From your post you are obviously aware that the distance between the router and the computer affects performance, as do the materials used in construction and the position and orientation of the aerials used.
Having said that, when you say you have 30Mbps broadband do you mean that that is what is coming to your router through the telephone line, or is it the famous 'up to 30Mbps' as quoted by your ISP and which you are paying for ?
The best thing to do before you get into an argument with your ISP is to run a couple of checks on broadband performance. One very simple one is to run the speedtest.net test. All you have to do for a spot check is to enter 'speedtest.net' into your address bar and click 'go'. Once the page has loaded you can run the test. You don't have to register to get a spot check, but if you do register you can get a log of performance over time. Speedtest is not totally accurate, but, especially over a series of readings, gives quite a good picture of the service you are getting.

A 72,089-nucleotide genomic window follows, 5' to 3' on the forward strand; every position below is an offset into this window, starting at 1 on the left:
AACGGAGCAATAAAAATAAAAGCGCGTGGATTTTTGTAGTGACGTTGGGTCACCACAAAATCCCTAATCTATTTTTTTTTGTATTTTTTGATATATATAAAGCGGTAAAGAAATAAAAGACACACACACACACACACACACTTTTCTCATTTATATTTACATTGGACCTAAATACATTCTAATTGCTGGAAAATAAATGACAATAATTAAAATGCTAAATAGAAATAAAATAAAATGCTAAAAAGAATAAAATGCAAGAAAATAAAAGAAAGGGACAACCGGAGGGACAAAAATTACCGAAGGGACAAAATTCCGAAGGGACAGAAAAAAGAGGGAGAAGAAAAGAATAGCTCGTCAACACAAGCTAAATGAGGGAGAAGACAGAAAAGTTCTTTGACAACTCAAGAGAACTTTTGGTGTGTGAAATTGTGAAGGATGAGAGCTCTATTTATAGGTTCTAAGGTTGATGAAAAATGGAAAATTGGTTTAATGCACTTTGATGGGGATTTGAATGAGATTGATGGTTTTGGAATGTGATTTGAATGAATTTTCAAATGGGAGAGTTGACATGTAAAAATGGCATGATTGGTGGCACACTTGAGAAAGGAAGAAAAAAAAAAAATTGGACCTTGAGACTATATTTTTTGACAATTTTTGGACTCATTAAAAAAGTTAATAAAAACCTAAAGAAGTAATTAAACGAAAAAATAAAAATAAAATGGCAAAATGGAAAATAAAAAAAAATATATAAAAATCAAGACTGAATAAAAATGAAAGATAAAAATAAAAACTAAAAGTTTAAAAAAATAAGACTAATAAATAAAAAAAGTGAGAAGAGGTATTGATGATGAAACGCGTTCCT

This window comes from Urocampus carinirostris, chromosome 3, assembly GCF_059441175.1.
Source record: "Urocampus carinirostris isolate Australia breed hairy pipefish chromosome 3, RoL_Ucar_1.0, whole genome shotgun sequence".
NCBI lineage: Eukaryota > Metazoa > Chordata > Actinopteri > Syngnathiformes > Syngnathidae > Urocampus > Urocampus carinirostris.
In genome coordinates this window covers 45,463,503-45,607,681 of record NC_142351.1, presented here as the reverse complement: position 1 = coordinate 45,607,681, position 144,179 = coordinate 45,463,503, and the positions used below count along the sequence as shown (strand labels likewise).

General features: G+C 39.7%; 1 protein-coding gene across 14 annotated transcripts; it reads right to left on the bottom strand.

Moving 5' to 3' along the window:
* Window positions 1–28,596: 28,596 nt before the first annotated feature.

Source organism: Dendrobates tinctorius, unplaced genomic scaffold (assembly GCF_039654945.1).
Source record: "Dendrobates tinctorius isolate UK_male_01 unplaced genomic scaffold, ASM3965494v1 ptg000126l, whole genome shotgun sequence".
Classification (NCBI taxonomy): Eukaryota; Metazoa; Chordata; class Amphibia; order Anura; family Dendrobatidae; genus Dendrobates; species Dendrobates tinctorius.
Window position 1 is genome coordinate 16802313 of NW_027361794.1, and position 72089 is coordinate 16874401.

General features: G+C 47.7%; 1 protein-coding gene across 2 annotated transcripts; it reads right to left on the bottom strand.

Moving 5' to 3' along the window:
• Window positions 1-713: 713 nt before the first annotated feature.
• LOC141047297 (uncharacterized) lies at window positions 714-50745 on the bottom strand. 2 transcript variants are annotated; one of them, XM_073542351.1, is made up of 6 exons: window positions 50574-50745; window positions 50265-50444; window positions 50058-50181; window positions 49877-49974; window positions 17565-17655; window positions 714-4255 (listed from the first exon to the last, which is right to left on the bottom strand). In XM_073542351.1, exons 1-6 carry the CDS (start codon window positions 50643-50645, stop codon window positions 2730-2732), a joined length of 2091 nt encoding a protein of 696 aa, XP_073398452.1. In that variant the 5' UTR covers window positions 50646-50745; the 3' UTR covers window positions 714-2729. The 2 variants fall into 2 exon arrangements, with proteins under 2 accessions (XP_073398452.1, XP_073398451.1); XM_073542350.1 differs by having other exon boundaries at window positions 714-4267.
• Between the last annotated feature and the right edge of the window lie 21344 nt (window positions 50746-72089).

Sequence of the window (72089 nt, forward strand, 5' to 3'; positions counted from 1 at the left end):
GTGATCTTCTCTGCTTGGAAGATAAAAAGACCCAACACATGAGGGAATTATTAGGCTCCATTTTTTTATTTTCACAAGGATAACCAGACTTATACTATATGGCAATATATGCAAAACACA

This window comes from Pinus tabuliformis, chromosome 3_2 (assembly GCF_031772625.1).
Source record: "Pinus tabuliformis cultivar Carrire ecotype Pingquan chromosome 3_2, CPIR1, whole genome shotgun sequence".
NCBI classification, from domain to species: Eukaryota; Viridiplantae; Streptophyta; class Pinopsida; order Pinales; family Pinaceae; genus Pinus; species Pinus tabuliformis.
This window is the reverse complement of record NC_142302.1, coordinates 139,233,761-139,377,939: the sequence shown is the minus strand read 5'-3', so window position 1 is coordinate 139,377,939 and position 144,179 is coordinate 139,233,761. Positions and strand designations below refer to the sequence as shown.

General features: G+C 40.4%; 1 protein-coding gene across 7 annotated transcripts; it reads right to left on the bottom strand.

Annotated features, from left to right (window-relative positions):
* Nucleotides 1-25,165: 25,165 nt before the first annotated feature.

The other test is to look at the performance logs in your router. You can access these by typing the IP address for the router into the address bar of your browser then clicking 'go'. You will need the user name and password for the router once you get to its log-in page. A very common IP address for the router is 192.168.0.1 but there are others.
If either, or both, of these tests show that you are getting service significantly worse than your quoted 30Mbps, then you have grounds for taking it up with your ISP. We had a problem with ours - service fell to virtually nothing - and it was eventually tracked down to a cracked aluminium wire in the phone company's junction box about 400 yards away.
If however these tests show that you are getting service reasonably close to the quoted level, say 25Mbps and up, then it is time to start playing around with your equipment. I would look at aerial position first. I use a USB dongle mounted on the front right corner of my tower and if it slips down by as little as 1/2 inch I loose about 25% of my signal.